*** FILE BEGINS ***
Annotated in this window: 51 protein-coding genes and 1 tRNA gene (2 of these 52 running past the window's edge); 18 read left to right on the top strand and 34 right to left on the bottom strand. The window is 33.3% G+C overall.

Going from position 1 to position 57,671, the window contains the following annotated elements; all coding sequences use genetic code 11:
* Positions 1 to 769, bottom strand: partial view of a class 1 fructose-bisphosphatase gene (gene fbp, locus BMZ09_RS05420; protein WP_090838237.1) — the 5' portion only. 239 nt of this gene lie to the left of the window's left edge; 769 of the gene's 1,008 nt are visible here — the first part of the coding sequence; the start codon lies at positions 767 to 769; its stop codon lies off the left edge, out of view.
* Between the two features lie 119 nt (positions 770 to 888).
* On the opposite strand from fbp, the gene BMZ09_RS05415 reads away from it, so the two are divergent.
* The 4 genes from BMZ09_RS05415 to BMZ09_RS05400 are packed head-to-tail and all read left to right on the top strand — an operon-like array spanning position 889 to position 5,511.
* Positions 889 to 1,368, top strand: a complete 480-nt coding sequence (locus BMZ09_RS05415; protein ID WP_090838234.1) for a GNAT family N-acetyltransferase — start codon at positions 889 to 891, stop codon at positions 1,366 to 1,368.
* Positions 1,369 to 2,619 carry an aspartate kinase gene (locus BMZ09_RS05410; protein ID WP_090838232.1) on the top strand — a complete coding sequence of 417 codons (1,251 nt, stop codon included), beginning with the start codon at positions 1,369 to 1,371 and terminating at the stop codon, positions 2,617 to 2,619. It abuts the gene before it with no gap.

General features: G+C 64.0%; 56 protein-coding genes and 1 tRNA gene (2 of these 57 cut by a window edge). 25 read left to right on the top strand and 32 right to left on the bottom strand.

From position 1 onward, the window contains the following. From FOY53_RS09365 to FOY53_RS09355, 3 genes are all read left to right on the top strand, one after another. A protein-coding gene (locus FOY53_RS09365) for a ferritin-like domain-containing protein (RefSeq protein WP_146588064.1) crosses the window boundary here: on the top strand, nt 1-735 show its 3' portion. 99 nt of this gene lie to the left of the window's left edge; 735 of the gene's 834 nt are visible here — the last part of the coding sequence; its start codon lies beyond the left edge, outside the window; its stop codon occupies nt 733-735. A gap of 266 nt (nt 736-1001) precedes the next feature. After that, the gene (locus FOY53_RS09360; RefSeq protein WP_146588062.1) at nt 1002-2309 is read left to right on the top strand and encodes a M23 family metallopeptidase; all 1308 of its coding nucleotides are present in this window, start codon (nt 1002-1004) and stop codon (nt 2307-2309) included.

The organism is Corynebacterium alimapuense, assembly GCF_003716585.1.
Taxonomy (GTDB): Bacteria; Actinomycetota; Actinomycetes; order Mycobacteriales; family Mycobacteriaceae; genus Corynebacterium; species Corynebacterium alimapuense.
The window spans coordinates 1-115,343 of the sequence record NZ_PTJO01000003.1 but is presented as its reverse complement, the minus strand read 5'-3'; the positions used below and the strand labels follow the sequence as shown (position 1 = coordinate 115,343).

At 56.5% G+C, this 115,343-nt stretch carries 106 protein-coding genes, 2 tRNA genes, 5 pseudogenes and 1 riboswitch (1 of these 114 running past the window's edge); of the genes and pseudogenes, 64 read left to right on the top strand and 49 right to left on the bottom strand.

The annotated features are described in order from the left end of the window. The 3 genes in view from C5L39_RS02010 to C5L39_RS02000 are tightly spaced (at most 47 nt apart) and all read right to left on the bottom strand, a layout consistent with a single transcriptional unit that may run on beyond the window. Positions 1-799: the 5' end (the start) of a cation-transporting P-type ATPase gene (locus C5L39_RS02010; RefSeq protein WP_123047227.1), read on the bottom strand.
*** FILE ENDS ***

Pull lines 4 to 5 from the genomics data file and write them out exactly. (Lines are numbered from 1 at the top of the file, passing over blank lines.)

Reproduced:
* Between the two features lie 119 nt (positions 770 to 888).
* On the opposite strand from fbp, the gene BMZ09_RS05415 reads away from it, so the two are divergent.